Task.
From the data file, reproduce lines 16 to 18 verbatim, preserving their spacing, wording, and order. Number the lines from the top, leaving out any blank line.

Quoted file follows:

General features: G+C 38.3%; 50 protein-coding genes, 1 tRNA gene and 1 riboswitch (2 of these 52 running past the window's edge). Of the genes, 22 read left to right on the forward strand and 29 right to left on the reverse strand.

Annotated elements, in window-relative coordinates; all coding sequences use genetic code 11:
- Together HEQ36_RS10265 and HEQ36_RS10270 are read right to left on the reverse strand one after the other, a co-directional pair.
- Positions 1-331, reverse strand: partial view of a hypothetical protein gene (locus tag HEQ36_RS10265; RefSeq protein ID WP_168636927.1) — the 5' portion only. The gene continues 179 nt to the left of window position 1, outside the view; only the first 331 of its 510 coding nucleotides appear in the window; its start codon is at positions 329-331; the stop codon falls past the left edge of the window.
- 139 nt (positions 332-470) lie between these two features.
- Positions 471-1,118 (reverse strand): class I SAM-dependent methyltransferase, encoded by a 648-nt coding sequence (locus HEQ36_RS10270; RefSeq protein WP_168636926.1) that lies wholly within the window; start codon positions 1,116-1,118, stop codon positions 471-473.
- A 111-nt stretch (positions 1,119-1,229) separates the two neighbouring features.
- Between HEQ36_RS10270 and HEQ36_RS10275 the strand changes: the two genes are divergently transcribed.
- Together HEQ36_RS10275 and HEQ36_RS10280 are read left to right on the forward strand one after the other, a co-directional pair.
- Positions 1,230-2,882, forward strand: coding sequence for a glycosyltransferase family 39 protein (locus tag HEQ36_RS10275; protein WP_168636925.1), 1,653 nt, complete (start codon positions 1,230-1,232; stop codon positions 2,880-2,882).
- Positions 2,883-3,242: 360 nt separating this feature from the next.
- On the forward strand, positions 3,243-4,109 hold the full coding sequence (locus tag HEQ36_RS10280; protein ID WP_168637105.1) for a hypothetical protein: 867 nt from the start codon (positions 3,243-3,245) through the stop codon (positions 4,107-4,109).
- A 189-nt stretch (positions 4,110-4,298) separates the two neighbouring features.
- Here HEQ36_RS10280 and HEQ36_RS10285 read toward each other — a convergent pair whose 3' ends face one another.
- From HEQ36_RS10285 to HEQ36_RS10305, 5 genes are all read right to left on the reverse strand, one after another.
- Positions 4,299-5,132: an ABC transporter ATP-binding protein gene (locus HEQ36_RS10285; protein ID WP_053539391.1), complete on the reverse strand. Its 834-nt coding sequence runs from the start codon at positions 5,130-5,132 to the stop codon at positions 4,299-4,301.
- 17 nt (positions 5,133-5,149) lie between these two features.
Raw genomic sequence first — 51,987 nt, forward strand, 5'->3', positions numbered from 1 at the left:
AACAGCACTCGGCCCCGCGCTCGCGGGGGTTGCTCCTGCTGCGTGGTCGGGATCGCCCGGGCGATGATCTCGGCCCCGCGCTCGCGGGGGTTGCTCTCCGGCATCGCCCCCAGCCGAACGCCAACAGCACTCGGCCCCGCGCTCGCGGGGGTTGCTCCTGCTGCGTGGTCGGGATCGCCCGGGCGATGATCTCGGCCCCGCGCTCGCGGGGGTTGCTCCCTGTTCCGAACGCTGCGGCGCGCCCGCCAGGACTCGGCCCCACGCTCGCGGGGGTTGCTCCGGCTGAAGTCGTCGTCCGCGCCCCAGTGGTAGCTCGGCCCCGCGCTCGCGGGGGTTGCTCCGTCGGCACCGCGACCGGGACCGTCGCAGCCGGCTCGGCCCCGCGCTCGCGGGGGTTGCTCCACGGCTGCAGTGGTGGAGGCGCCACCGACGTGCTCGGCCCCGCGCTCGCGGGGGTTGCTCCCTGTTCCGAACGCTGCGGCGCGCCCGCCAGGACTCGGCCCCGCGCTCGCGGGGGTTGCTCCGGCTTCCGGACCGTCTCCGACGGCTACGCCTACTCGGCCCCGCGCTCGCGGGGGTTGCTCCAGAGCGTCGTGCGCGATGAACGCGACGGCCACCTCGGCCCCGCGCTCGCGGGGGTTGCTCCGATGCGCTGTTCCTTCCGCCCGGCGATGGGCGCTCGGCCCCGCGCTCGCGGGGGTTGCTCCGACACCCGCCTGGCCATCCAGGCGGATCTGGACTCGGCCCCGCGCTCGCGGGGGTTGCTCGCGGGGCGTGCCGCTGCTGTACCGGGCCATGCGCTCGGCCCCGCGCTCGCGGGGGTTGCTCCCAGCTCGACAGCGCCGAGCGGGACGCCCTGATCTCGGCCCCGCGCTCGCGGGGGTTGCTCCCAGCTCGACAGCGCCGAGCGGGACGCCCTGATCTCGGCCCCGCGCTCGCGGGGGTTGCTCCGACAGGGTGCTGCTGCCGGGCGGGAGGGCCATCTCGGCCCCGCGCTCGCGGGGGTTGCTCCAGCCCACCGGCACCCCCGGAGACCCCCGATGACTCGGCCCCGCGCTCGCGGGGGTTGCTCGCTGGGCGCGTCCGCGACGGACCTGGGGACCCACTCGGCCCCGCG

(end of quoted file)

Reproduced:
- Positions 4,299-5,132: an ABC transporter ATP-binding protein gene (locus HEQ36_RS10285; protein ID WP_053539391.1), complete on the reverse strand. Its 834-nt coding sequence runs from the start codon at positions 5,130-5,132 to the stop codon at positions 4,299-4,301.
- 17 nt (positions 5,133-5,149) lie between these two features.
Raw genomic sequence first — 51,987 nt, forward strand, 5'->3', positions numbered from 1 at the left: